Viscoelastic matrix (cutin) of plant cuticle protects fruit from cracking by fibrillar components capable of passive realignment when placed in tension.

Plant cuticles play a key role in a plant’s interaction with the environment and in controlling organ expansion because “the lipid cuticle layer is deposited on the surface of outer epidermal cell walls and modifies the chemical and mechanical nature of these cell walls” (Domíngueza et al. 2011: 77). The cuticle is made up of polysaccharides and flavenoids that contribute to the nature of its stiffness. Compared to the rest of the epidermal cells, the cuticle is much less flexible. Harder cuticles help protect against fungal pathogens more efficiently than softer ones. Stiffness can be modulated by a plant’s ability to realign its fibrils in the direction of an applied force. In other words, plants better at opposing the force through their fibril alignment are able to maintain their stiffness under stress. The properties of cuticles (that is their stiffness and strength) can be altered by temperature and humidity. For example, fruit tends to go bad more often when kept out in the heat because the cuticle becomes degraded thus allowing external factors to penetrate its surface. Understanding the mechanical properties of the cuticle could lead to fruits that last longer on the shelves and better withstand attack from animal and fungal pests.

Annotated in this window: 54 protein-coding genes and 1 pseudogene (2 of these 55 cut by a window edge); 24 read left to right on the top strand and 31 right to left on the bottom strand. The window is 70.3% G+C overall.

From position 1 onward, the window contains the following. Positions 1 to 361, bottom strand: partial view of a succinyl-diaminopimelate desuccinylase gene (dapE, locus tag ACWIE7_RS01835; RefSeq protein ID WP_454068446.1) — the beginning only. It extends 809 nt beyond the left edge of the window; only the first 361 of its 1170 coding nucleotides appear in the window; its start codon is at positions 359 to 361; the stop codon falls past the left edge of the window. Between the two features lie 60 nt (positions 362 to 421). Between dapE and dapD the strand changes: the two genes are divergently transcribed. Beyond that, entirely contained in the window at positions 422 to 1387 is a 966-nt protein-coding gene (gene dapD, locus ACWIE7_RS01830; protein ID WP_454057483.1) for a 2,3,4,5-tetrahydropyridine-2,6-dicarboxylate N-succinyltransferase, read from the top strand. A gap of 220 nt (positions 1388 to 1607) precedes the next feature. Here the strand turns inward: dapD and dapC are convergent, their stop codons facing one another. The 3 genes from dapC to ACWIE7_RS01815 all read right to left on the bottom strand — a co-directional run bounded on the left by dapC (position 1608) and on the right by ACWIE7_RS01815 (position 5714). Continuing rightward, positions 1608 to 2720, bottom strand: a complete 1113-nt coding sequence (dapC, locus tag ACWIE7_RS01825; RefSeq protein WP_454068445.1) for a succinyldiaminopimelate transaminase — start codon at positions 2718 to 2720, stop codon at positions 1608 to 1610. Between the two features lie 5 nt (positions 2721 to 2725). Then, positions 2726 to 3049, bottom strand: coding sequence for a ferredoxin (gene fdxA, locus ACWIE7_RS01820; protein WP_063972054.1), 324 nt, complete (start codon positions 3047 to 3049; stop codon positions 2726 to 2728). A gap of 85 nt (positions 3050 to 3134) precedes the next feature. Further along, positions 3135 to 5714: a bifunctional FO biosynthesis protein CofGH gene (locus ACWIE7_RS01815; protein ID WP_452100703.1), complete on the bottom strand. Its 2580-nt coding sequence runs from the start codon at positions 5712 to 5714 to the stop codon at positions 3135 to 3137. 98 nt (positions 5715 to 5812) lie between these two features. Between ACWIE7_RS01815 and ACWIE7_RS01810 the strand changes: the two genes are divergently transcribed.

Last Updated September 14, 2016